nhs

But there’s another shocking recent survey you probably won’t have heard much about either.

The latest NHS staff survey shows over 70% of NHS workers think there are no longer enough staff to enable them to do their jobs properly:

NHS1

If the government has its way and keeps on…

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BBC News – Tal Fortgang not sorry for being white and privileged

Princeton University freshman Tal Fortgang has been told repeatedly to “check his privilege” – to be aware of how his socio-economic and cultural background shapes his views – and he’s not happy about it.”The phrase,” he writes, “handed down by my moral superiors, descends recklessly, like an Obama-sanctioned drone, and aims laser-like at my pinkish-peach complexion, my maleness and the nerve I displayed in offering an opinion rooted in a personal Weltanschauung.”

via BBC News – Tal Fortgang not sorry for being white and privileged.

This article is an interesting read as it highlights some concepts that I learned while studying the systems thinking modules as part of my Open University degree. ‘Weltanschauung’ was a term used widely,  and while it doesn’t directly translate to ‘worldview’ it is a close-enough approximation.

Tal is displaying some understandable frustration with this ‘check your privilege’ meme that seems to be popular among on-line activists. However, he is also showing the limits of his own Welstanshauung. He does have an advantage over many of his American cohorts, and this is not due to any hard work on his part but by the luck of his birth. White males in the west are much more likely to succeed than  ethnic minorities – this is the ‘privilege’ that Tal should be aware of. It’s not his fault and it’s not something he can do anything about, it’s just a consideration – an epistemological awareness of his situation.

He is only 20 and has most of his life ahead of him. His views are limited by his life experience, just like everyone else’s, and his worldview will change over time. Perhaps he will look back at his essay in a few years and wonder why he expressed himself in such a fashion? Opinions based on a personal Weltanschauung are fine and all but that doesn’t mean that others cannot provide their own responses based on their own experiences and views.

Tal is wrong, he should ‘check his privilege’, as should we all. We would all make more informed decisions.

Mary Elizabeth Williams writes far more eloquently about this than I can over at The Salon.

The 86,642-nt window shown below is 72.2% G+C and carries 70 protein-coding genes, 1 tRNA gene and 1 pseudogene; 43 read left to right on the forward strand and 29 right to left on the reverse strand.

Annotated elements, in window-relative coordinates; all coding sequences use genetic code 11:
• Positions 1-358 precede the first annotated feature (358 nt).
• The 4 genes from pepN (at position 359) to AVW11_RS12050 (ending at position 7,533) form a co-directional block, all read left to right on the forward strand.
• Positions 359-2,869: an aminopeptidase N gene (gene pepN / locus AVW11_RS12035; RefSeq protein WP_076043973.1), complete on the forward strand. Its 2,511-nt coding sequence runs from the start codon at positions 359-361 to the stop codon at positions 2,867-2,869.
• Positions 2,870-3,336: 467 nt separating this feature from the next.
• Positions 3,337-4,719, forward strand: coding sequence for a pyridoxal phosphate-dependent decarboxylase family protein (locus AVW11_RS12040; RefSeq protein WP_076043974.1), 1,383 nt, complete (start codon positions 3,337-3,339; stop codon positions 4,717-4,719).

But what people often don’t like – what Fortgang himself quite obviously doesn’t like – is when someone who hasn’t walked in your shoes tries to tell you your experience. What people don’t like is when someone who moves through the world with a particular set of advantages writes an essay that uses the word “empathize” but then confidently announces that he lives in “a country that grants equal protection under the law to its citizens, that cares not about religion or race, but the content of your character.” Young man, if you honestly think this country doesn’t care about religion or race, then you are privileged. You have grown up in an America that has enabled you to not know otherwise. And I don’t need to you to be sorry about it, because you didn’t create that. I’d just love for you to someday understand it.

It’s not much different over here in the UK with our political elite; educated almost exclusively in expensive schools they fail to understand why the proletariat think they’re an utter bunch of privileged, useless tossers. It’s almost like they’re living in another world that bears limited resemblance to the reality of existing in a normal job with normal problems.

A bit of empathy – from everyone – would go a long way to soothe much of the discontent that exists between people from different backgrounds.

Let It Go

Ruby is utterly obsessed with ‘Let It Go’ from Frozen. To be honest, so am I (just a little bit). I think it’s one of the finest, catchiest songs to come out in many a year.

This amazing video has been doing the rounds for a while, but it’s worth a watch. Brian Hull does an fantastic job using the various Disney/Pixar voices throughout.